Since California is known for its agreeable weather year-round, many people shun the automobile and choose to get back and forth by riding a bicycle or walking. While this is a positive decision by providing exercise, saving money on fuel and will benefit the environment, there is no doubt that there are inherent dangers for pedestrians and bicyclists as they share the road with automobiles.
Drivers might not adhere to the law for bicyclists and pedestrians, drive distracted, be under the influence, operate their vehicles recklessly or commit other acts that place riders and pedestrians in jeopardy. Legislators and law enforcement strive to emphasize the need for safety. Researchers present statistical facts. Unfortunately, these steps are not always effective. When there is a crash and people are injured or lose their lives, it is imperative to understand the available options in the aftermath.
National Bicycle Safety Month seeks to make the roads safer for riders
May is specifically dedicated to bicycle safety. As part of its endeavor to make road conditions more agreeable to bicyclists, the California Highway Patrol (CHP) is giving safety tips, pointing out accident statistics and discussing the laws drivers and riders are expected to follow. Riders must adhere to rules just as drivers do. Drivers, however, are relatively safe from injury if they collide with a bicyclist. The rider is vulnerable to long-term damage and death after an accident.
Basic steps for drivers include checking for riders when turning, coming to full stops at stop signs, yielding and watching both side-view mirrors to check for riders. This is even important when parking. Many bicycle accidents occur when the vehicle is not even moving and a driver simply opens the door without looking. Drivers are required to allow riders three feet of room when passing. They must also reduce their speed. CHP shared its statistics for bicycle accidents in the past five years and the results are troubling. Almost 800 riders lost their lives in a collision. There were more than 51,000 injuries.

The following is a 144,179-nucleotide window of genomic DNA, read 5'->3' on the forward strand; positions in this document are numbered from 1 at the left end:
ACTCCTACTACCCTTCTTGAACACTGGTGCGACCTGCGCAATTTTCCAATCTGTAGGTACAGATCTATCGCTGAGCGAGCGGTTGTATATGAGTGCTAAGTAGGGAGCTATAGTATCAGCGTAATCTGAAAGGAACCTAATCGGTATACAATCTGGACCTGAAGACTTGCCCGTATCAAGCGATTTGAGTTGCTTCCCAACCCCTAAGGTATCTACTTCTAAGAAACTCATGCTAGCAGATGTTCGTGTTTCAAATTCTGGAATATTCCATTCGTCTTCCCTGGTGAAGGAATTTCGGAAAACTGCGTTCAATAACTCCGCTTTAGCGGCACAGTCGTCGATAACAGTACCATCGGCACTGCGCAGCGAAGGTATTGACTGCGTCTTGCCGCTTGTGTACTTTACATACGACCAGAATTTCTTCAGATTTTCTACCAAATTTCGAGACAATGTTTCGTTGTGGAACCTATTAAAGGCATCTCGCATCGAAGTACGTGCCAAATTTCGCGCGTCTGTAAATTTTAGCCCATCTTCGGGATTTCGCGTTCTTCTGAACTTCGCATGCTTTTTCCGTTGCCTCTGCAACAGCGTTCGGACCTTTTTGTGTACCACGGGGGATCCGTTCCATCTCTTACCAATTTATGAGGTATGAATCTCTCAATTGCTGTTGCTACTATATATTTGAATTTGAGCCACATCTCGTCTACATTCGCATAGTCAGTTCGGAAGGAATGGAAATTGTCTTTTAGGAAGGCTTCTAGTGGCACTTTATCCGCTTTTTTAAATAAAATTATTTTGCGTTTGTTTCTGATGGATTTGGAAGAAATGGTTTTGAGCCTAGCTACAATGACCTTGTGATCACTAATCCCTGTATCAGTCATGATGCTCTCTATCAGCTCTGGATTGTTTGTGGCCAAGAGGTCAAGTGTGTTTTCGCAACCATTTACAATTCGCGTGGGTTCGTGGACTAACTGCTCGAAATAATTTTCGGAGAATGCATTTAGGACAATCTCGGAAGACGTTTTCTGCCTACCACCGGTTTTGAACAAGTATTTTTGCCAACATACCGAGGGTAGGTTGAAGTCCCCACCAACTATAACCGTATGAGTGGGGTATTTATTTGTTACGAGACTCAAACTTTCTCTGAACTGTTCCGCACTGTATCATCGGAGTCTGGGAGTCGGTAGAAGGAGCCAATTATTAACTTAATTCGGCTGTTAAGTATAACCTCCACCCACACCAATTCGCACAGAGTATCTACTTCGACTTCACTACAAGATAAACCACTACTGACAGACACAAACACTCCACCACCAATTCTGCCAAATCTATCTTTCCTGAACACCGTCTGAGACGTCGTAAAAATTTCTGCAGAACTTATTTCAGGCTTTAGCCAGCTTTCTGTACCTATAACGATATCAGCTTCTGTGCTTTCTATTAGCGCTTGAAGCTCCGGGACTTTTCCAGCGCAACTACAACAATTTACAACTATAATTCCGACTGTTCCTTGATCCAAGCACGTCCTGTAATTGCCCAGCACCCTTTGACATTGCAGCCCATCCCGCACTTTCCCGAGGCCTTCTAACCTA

Despite reduced traffic, the Los Angeles streets had many accidents
In 2020, there was a substantial reduction in traffic in Los Angeles and across the United States because of the health situation. At first glance, this might make it seem as if there would be a reduction in accidents and fatalities to coincide with less traffic, but that was not the case. When calculating the lack of traffic and the number of deaths, there was an overall reduction in the total with 238 fatalities in accidents – a drop of around 3%. But when the miles traveled was accounted for, the numbers were worse.
Pedestrians have been injured in crashes at a troublesome rise in the past five years even as their safety is a point of emphasis with such programs as Vision Zero. Some areas in Los Angeles were worse than others for pedestrian safety. Researchers and the Los Angeles Police Department are trying to determine how and why this is the case and what factors result in some neighborhoods presenting greater danger for pedestrians and bicyclists than others.
Seeking assistance after bicycle and pedestrian accidents is critical
Riders and pedestrians are among the most vulnerable people on the road to injuries and death when there is an auto accident. Even if they are lucky to survive bicycle and pedestrian accidents, there can be broken bones, brain injuries, spinal cord damage, internal injuries and more. This will lead to exorbitant medical expenses, the possibility that the person will not be able to work, challenges contributing to a family and more. When there is a fatality, those left behind will wonder how the accident happened and why. They might also need to consider their options to cover all the expenses they will accrue and how to make ends meet. To be fully prepared, it is wise to have professional, caring guidance with the various alternatives following this type of collision. This should be the first step to decide the best way to proceed.